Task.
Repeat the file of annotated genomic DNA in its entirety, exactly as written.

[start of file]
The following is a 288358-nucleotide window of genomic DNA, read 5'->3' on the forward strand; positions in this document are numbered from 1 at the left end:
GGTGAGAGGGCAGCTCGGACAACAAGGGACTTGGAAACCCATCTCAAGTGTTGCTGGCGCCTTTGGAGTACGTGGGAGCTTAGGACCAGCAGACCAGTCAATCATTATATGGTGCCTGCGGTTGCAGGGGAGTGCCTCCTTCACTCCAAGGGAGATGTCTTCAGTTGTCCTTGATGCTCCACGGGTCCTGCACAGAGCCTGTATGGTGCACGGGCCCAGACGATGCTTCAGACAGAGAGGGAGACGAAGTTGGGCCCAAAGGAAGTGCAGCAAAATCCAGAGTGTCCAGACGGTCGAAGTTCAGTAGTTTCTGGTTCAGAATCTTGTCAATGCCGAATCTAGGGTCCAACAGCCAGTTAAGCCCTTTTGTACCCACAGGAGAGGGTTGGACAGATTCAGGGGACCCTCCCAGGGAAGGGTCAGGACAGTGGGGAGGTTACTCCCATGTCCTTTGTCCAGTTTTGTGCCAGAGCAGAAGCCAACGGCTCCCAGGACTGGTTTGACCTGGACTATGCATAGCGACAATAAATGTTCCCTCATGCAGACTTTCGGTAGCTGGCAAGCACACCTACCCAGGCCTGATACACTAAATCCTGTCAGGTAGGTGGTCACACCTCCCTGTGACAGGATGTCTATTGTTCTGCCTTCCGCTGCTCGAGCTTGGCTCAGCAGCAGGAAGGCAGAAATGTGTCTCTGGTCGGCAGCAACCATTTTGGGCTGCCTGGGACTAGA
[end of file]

The following is a 288358-nucleotide window of genomic DNA, read 5'->3' on the forward strand; positions in this document are numbered from 1 at the left end:
GGTGAGAGGGCAGCTCGGACAACAAGGGACTTGGAAACCCATCTCAAGTGTTGCTGGCGCCTTTGGAGTACGTGGGAGCTTAGGACCAGCAGACCAGTCAATCATTATATGGTGCCTGCGGTTGCAGGGGAGTGCCTCCTTCACTCCAAGGGAGATGTCTTCAGTTGTCCTTGATGCTCCACGGGTCCTGCACAGAGCCTGTATGGTGCACGGGCCCAGACGATGCTTCAGACAGAGAGGGAGACGAAGTTGGGCCCAAAGGAAGTGCAGCAAAATCCAGAGTGTCCAGACGGTCGAAGTTCAGTAGTTTCTGGTTCAGAATCTTGTCAATGCCGAATCTAGGGTCCAACAGCCAGTTAAGCCCTTTTGTACCCACAGGAGAGGGTTGGACAGATTCAGGGGACCCTCCCAGGGAAGGGTCAGGACAGTGGGGAGGTTACTCCCATGTCCTTTGTCCAGTTTTGTGCCAGAGCAGAAGCCAACGGCTCCCAGGACTGGTTTGACCTGGACTATGCATAGCGACAATAAATGTTCCCTCATGCAGACTTTCGGTAGCTGGCAAGCACACCTACCCAGGCCTGATACACTAAATCCTGTCAGGTAGGTGGTCACACCTCCCTGTGACAGGATGTCTATTGTTCTGCCTTCCGCTGCTCGAGCTTGGCTCAGCAGCAGGAAGGCAGAAATGTGTCTCTGGTCGGCAGCAACCATTTTGGGCTGCCTGGGACTAGA